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White women voters didn't really help with the whole "blue wave" thing

More women than ever ran for political office. Sign up for our newsletter following them.

by Carter Sherman
Nov 14 2018, 9:48pm
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More women than ever ran for political office. Sign up for our newsletter following them.

Welcome to the first post-midterms edition of the “She’s Running” newsletter! (OK, last week’s edition technically came out after the midterms, but you know what I mean.) Several races remain uncalled, but the new members of Congress are already attending their first few days of House and Senate school. In total, so far, 23 female senators and 102 female House members will serve in the next session of Congress, while more than 2,000 women will take seats in state legislatures.

That means there are more women than ever before in Congress, and most are Democrats. (So far, only one female Republican, Carol Miller, has been elected as a new member of the House.) But three men will still serve for every one woman in Congress.

This newsletter will continue for a few more weeks, as the last elections wind down. But you can already check out the last installment of the “She’s Running” web series, where my colleagues — led by Emma Fidel and Dan Ming — followed four women running for office for the first time. Find out below how each of these women fared on Election Day and catch up on the rest of the four-part series here.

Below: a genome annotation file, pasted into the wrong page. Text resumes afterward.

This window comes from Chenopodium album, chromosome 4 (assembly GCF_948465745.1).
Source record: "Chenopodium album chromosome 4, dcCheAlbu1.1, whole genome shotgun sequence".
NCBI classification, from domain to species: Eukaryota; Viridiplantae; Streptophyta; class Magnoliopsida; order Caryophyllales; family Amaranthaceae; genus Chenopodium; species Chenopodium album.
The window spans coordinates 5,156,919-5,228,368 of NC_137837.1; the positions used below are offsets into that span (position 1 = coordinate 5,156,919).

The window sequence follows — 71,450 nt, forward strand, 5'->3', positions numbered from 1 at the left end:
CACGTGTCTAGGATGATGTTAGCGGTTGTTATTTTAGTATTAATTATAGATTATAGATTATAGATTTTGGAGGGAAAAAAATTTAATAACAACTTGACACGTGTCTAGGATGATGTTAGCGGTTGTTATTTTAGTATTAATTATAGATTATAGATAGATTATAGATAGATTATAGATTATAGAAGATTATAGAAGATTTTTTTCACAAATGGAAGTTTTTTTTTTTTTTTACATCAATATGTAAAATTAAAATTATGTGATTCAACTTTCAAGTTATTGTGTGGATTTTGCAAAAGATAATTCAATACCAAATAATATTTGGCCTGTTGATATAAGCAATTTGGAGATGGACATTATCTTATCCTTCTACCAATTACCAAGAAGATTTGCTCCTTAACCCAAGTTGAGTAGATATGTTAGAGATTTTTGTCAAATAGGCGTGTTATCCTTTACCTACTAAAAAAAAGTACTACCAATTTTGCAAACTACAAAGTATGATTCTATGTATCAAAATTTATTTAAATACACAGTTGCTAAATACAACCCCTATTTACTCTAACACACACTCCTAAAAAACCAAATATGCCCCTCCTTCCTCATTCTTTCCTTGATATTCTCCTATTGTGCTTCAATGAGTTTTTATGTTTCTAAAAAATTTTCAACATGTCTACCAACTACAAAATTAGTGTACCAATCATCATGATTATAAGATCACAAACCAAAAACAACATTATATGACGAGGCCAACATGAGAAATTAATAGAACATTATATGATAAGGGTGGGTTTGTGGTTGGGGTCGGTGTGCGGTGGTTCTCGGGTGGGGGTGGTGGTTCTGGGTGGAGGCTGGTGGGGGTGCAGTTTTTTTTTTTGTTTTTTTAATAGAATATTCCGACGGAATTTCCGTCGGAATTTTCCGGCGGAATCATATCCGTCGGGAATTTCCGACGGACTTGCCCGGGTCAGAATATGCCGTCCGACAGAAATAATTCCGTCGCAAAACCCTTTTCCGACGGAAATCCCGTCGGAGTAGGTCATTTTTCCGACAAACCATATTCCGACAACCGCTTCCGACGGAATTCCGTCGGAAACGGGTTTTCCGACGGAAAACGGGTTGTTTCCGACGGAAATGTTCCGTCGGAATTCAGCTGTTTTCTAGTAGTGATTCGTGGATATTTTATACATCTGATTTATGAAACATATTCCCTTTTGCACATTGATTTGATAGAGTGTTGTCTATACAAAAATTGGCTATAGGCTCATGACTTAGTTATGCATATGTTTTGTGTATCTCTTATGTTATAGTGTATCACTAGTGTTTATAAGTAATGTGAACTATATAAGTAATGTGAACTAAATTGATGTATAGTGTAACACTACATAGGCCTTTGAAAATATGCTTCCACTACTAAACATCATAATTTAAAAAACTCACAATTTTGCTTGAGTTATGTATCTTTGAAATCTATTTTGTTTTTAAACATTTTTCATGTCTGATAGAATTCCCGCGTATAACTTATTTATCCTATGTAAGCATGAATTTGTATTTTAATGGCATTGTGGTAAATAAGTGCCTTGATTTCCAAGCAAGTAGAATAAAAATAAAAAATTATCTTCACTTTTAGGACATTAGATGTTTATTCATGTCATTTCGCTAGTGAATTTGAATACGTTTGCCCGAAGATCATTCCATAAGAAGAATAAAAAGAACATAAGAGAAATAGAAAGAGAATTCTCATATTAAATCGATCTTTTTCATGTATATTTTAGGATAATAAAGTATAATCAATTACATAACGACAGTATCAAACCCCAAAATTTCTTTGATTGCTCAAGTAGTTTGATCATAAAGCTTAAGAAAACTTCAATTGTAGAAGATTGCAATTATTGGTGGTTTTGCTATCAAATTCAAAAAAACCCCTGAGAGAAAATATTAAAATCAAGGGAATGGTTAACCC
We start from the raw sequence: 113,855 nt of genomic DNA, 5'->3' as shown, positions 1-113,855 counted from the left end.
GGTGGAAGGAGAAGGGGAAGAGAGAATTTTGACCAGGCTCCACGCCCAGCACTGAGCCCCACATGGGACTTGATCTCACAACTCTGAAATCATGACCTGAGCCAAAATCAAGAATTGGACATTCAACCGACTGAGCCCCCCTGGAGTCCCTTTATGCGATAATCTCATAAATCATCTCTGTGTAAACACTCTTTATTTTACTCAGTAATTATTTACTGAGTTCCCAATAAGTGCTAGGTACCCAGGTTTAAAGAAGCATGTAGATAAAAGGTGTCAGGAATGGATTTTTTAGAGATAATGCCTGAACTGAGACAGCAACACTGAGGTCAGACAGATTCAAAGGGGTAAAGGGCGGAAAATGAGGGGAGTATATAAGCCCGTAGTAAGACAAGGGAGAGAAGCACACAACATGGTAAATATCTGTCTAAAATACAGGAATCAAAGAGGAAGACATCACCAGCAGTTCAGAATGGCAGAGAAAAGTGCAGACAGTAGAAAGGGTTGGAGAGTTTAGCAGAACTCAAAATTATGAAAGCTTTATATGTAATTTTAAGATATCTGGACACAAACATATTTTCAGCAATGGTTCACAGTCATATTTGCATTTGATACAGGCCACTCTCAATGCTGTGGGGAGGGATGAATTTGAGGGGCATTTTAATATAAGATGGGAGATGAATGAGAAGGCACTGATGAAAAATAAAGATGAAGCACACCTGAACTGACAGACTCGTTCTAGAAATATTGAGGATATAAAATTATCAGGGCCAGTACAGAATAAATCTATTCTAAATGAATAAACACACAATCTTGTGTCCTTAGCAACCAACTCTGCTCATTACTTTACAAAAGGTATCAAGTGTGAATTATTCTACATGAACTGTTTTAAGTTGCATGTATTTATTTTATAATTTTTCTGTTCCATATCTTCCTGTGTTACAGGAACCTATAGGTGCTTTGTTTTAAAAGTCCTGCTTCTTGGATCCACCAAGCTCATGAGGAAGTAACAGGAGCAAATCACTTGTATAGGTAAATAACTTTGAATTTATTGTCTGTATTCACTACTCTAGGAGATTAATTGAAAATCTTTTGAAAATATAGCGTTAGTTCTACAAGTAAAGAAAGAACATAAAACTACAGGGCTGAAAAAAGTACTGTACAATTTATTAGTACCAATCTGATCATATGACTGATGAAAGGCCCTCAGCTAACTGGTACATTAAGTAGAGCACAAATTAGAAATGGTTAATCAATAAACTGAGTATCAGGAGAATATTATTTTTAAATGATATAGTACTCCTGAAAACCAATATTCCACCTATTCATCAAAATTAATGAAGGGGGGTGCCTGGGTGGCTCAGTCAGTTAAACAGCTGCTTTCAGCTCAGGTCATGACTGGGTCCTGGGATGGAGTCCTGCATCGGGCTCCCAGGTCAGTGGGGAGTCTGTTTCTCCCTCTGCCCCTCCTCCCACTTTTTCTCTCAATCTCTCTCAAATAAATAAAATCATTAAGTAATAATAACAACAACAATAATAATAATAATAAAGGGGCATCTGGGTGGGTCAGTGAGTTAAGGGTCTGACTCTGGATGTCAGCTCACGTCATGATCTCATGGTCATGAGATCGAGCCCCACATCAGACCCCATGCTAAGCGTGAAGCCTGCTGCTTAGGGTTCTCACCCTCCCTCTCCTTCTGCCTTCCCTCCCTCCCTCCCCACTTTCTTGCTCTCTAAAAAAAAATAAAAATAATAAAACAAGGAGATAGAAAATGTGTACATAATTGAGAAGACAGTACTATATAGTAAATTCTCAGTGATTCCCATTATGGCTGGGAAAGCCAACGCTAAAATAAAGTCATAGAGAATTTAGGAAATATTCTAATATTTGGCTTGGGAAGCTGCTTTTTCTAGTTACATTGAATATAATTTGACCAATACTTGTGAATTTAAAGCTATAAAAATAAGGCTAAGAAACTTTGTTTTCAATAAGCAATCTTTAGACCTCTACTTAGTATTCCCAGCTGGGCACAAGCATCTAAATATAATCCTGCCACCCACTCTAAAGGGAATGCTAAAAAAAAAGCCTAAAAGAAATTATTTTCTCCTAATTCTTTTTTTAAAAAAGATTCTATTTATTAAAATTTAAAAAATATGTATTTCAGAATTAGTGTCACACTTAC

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Arizona finally has its first female senator in Democratic Rep. Kyrsten Sinema, who officially flipped Republican Sen. Jeff Flake’s seat Monday when she beat Republican Rep. Martha McSally by more than 38,000 votes. Sinema sold herself as a centrist throughout the race, and she kept that up in her victory announcement, where she called herself “an independent voice for all Arizonans.”

FYI: Sinema will be the first openly bisexual member of the Senate.

Stacey Abrams’ gubernatorial race in Georgia won’t be called until at least Friday, after a U.S. district judge ordered the state to protect provisional ballots on Tuesday. Abrams’ campaign, which is refusing to concede to her Republican opponent, Brian Kemp, said thousands of votes remain uncounted — enough, potentially, to drop Kemp’s share of the votes to less than 50 percent and trigger a runoff election. On Tuesday, protesters supporting Abrams gathered at the Georgia Capitol building, and one state lawmaker was among the 15 arrested.